Hand Hygiene Compliance in Acute Care Facilities – How did we do?

Jul 14, 2016 | News

Hand hygiene audits of PHC staff are completed on a quarterly basis by the PHC Infection Prevention and Control team.

The most recent hand hygiene audits of PHC acute care facilities were completed from May 31 to June 17 (also known as Quarter 1 for 2016/17).

So how did we show up this Quarter?

HOW IT WORKS

Infection Control Practitioners observe staff before and after they provide care to patients or come into contact with the patient environment and record whether appropriate hand hygiene was completed.

WHAT IT LOOKS LIKE

An example of a compliant hand hygiene event is was when a health care worker washes their hands or uses alcohol-based hand rub before touching the patient or the patient’s immediate environment. Compliance afterwards counts as another event.

Conversely, putting on new gloves prior to touching a patient, in the absence of hand washing or alcohol-based hand rub use, is not a compliant hand hygiene event.

WHERE IT HAPPENED

Audits were conducted at three of our sites:

  • St. Paul’s Hospital
  • Mount Saint Joseph Hospital
  • Holy Family Hospital

In total, 28 units were audited including medical, surgical, ICU, and emergency department units, and the Vancouver community dialysis unit.

WHAT WE FOUND OUT

Overall hand hygiene compliance was 84%, which is above the provincial target of 80% and just below the PHC target of 85%. Hand hygiene compliance has been above 80% for each of the last 5 quarters, which is a great result and an improvement upon previous years.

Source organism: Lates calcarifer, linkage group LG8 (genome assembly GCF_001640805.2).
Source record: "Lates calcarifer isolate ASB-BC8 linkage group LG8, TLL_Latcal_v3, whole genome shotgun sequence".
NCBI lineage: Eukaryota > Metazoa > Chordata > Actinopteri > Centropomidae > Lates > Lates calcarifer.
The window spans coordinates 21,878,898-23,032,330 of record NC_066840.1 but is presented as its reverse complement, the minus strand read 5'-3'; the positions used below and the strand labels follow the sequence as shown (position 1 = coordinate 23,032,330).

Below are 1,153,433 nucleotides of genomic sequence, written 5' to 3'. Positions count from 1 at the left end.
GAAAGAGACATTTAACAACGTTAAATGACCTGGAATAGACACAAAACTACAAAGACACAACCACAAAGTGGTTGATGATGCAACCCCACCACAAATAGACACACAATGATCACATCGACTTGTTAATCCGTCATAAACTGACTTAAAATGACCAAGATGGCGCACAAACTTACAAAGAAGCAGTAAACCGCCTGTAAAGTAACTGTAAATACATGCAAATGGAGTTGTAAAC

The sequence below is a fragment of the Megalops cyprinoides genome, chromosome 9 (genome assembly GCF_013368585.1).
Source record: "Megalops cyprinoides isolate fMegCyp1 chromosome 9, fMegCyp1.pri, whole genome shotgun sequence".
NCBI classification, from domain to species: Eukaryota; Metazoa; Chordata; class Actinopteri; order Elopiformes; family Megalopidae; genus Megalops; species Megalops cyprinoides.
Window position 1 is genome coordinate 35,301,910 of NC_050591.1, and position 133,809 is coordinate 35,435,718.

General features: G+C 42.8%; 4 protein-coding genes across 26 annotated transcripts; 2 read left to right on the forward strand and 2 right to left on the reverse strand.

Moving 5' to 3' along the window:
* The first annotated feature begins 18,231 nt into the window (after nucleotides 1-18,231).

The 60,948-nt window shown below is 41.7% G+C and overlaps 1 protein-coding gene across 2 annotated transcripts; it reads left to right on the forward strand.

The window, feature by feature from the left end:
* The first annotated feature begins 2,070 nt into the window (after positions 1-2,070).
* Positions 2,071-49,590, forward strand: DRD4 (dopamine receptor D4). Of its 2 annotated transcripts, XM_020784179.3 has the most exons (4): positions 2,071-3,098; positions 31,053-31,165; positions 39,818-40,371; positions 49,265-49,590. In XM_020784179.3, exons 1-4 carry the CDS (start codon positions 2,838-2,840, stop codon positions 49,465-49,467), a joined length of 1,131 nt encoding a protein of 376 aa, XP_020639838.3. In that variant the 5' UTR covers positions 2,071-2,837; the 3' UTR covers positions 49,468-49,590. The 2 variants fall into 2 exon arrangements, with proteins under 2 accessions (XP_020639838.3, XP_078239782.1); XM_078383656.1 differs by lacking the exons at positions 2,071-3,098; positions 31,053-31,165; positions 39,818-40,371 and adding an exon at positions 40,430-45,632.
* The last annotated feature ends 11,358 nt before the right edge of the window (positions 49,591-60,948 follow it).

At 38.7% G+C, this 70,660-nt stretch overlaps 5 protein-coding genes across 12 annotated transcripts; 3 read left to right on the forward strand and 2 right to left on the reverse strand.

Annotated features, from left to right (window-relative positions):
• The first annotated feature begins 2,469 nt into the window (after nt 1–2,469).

Hand hygiene compliance was highest for nursing staff (85%), followed by Other staff, which includes allied health professionals and support staff (79%), and medical staff (77%). Nursing staff have had consistently high hand hygiene compliance – great work! – and excellent improvements have been made on behalf of our allied health, support and medical staff groups in the past year.

Hand hygiene compliance was lower before patient contact (76%) than after contact (89%). Compliance before patient contact has been consistently lower than after patient contact. We are working to improve before patient contact hand hygiene in all PHC facilities and for all staff types.

BOTTOM LINE

Practicing good hand hygiene reduces our patients’ risks of getting an infection while in hospital. Hand hygiene compliance has been continually improving in PHC facilities. Let’s all do our part to keep the positive trend going and help prevent hospital transmission of infectious diseases!

Quality & Safety

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